Make OS X 10.4.3 understand Canon EOS 350D RAW files

Update 11jan06 @ 11:33 OS X 10.4.4 is now available, and fixes this problem.

Update 03nov05 @ 12:04: Right, Phil Chapman appears to have sorted out the correct codes for 350D support by utilising values from the Canon PowerShot G6 entry in the Raw.plist file, so rather than post a new entry I’m updating this one so that it shows correct and useful information (the downloadable file has also been updated).

I’ve been annoyed with the lack of RAW support for the Canon EOS 350D for a long time, and had high hopes that 10.4.3 would fix this as it seemed to be the OS version that Aperture was waiting for, and was dismayed to find that 10.4.3 still hadn’t got it right. After some prodding from Ben I went and delved into the update pax file and found an interesting file called Raw.plist which has a list of all the RAW formats that the system supports.

To my astonishment there is already support for the Canon EOS Digital Rebel XT which is simply the US name for the 350D: looking closely at the <key> statements showed that it was likely to be the ASCII string that the RAW importer was searching for, so after a quick strings over one of my RAW files I simply copied the XT section and renamed the initial key to Canon-EOS 350D DIGITAL and now both iPhoto and Preview understand my files.

I don’t think this will work on earlier versions of 10.4 (10.4.2 has a much smaller file size) but if you add the following chunk to the file Raw.plist in the directory: /System/Library/Frameworks/ApplicationServices.framework/Versions/A/Frameworks/ImageIO.framework/Versions/A/Resources (you will need Administrator rights to alter this file) then you can have support too, or if you are a trusting soul, then you can simply download a new Raw.plist and simply replace the existing one.

NB 1: If you do download this file, please ensure you are running 10.4.3 first as this file has not been checked on any other version of {Mac OS X}

NB 2: The data here is an exact copy of the Digital Rebel XT code block, with the addition of the three premul values at the start of the data that have been taken from the G6 data block, as found by Phil Chapman. Read more at the Apple Discussion on RAW support in iPhoto.

<key>Canon-EOS 350D DIGITAL</key>
                <key>black</key> <integer>3</integer>
                <key>max</key> <integer>4095</integer>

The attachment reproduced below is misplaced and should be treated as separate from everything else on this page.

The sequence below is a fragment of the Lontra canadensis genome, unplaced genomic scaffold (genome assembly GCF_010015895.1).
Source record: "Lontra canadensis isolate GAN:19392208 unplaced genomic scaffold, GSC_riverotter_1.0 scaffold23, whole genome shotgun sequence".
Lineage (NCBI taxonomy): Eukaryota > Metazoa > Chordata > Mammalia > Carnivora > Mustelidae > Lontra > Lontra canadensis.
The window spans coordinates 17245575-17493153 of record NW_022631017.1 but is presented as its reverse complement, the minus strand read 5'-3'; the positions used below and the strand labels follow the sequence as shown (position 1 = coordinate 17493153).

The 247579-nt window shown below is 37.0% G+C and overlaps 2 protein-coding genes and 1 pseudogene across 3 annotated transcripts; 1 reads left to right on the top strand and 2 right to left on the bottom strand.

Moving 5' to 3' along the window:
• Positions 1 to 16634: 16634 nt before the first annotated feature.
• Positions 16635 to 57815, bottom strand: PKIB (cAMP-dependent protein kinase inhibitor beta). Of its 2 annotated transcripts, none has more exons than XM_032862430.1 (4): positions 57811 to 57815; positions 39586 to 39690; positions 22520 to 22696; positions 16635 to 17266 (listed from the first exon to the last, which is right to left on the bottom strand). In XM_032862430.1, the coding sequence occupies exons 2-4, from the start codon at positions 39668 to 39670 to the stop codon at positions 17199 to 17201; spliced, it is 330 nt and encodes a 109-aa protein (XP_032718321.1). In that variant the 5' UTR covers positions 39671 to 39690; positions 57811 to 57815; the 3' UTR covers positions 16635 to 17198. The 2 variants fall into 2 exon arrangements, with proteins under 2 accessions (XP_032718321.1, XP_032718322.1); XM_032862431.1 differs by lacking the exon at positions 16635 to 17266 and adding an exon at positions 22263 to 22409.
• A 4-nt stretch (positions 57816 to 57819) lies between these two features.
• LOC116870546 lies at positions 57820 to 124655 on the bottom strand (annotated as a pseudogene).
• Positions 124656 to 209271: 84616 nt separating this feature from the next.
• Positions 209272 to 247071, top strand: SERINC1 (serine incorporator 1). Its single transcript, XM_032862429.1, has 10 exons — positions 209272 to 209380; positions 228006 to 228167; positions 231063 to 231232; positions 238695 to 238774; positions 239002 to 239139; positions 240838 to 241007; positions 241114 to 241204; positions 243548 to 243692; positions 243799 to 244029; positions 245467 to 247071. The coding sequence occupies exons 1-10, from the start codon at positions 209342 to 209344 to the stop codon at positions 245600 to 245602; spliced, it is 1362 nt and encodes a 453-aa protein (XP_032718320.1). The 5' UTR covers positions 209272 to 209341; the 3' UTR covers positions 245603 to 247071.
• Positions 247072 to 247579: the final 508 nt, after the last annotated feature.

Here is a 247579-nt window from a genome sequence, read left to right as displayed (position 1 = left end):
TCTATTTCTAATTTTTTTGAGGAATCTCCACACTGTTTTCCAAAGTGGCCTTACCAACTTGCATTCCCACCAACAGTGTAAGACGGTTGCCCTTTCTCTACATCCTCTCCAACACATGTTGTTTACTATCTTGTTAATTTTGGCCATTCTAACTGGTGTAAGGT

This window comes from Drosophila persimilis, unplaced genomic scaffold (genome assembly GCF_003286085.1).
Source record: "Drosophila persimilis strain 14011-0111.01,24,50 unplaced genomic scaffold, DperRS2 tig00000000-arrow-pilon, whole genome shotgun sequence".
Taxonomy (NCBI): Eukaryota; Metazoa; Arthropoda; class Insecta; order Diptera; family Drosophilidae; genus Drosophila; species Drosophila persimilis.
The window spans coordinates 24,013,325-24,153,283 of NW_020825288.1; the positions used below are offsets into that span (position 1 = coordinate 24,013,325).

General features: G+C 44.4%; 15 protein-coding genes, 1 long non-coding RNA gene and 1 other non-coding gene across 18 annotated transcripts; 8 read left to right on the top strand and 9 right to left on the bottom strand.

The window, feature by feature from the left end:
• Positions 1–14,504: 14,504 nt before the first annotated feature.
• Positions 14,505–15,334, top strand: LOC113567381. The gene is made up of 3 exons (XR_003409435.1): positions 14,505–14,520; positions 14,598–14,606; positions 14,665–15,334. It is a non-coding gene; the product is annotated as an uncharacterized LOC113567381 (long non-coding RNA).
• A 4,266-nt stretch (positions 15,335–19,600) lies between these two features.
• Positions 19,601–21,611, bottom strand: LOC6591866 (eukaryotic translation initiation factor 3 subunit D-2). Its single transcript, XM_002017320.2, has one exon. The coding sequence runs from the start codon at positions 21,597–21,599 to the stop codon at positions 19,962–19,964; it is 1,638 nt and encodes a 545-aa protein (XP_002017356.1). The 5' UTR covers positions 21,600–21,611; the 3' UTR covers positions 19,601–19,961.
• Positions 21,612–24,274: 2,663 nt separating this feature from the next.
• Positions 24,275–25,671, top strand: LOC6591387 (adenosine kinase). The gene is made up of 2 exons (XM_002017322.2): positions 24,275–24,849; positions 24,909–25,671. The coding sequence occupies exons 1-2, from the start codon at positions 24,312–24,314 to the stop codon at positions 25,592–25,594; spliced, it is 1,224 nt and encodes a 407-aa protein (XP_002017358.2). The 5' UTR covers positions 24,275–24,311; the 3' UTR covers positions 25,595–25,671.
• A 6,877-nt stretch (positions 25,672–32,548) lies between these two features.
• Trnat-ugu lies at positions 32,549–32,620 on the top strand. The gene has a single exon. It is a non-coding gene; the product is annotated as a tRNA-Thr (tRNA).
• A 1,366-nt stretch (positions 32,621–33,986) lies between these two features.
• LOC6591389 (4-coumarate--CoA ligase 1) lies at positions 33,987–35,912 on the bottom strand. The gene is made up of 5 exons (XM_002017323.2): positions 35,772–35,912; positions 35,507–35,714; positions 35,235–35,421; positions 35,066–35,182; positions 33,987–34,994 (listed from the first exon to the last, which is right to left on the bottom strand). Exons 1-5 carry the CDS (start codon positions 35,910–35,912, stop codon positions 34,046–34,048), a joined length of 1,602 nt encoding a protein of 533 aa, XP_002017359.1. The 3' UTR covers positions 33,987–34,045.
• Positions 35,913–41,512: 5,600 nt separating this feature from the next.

<key>white</key> <integer>4095</integer>
                <key>premul0</key> <real>2.30</real>
                <key>premul1</key> <real>1.00</real>
                <key>premul2</key> <real>1.35</real>
                        <real>0.6159</real> <real>-0.0945</real> <real>-0.0745</real>
                        <real>-0.6846</real> <real>1.3563</real> <real>0.3684</real>
                        <real>-0.0802</real> <real>0.1086</real> <real>0.7555</real>
                        <real>0.6018</real> <real>-0.0617</real> <real>-0.0965</real>
                        <real>-0.8645</real> <real>1.5881</real> <real>0.2975</real>
                        <real>-0.1530</real> <real>0.1719</real> <real>0.7642</real>
                        <real>1.23345</real> <real>0.03700</real> <real>-0.03700</real>
                        <real>0.00000</real> <real>1.20878</real> <real>0.00000</real>
                        <real>0.00000</real> <real>0.00000</real> <real>1.23345</real>
                        <real>0.233</real> <real>0.127</real> <real>2.303</real>
                        <real>0.324</real> <real>1.543</real> <real>0.649</real>
                        <real>0.851</real> <real>0.571</real>
                <key>esint</key> <real>0.52</real>
                <key>esein</key> <real>2.24</real>
                <key>eseth</key> <real>1.48</real>
                <key>gresc</key> <real>2.81</real>
                <key>scal1</key> <real>0.24</real>
                <key>scal2</key> <real>0.22</real>
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  1. Argh! So close! It now reads photos from my 350D, but they have a very green tint to them. Any ideas?

    – Andy

  2. I saw a small tint on my iPhoto thumbnails but the full size images in Preview looked just fine. I do shoot in Adobe colour space (filenames start _IM rather than IMG) so I don’t know if that has any bearing.

    The plist has identical matrix values for the 300D and the Digital Rebel so I am at a loss as to what might be different between the 350D and the XT :( I’ll try importing more older images to see if anything shows up on mine.

  3. I’ve just looked through Dave Coffin’s dcraw.c source code and there’s no reference to the 350D at all, and the 300D and Digital Rebel are treated identically. I think I’ll start experimenting with the colour temperature values at the start of the data block and see what happens.

  4. Hi,

    Many thanks for taking the time to look into this – it’s much appreciated. It’s so frustrating that Apple now support the XT, but not the 350D (which I understand *is* the same camera).

  5. Thanks for the comment Andy: I’m just rather annoyed with myself that I managed to choose the only batch of images I’ve taken in the last 3 months that didn’t show a colour shift, or I wouldn’t have raised any false hopes…

    For people not following this thread on Apple Discussions, I have found one difference in the files:

    Dumping an XT and 350D file with Phil Harvey’s Image-ExifTool only shows one difference between the two files: the XT has an entry for the ColorTemperature tag of 5200, and the 350D has -1, which I assume is a default for a missing value.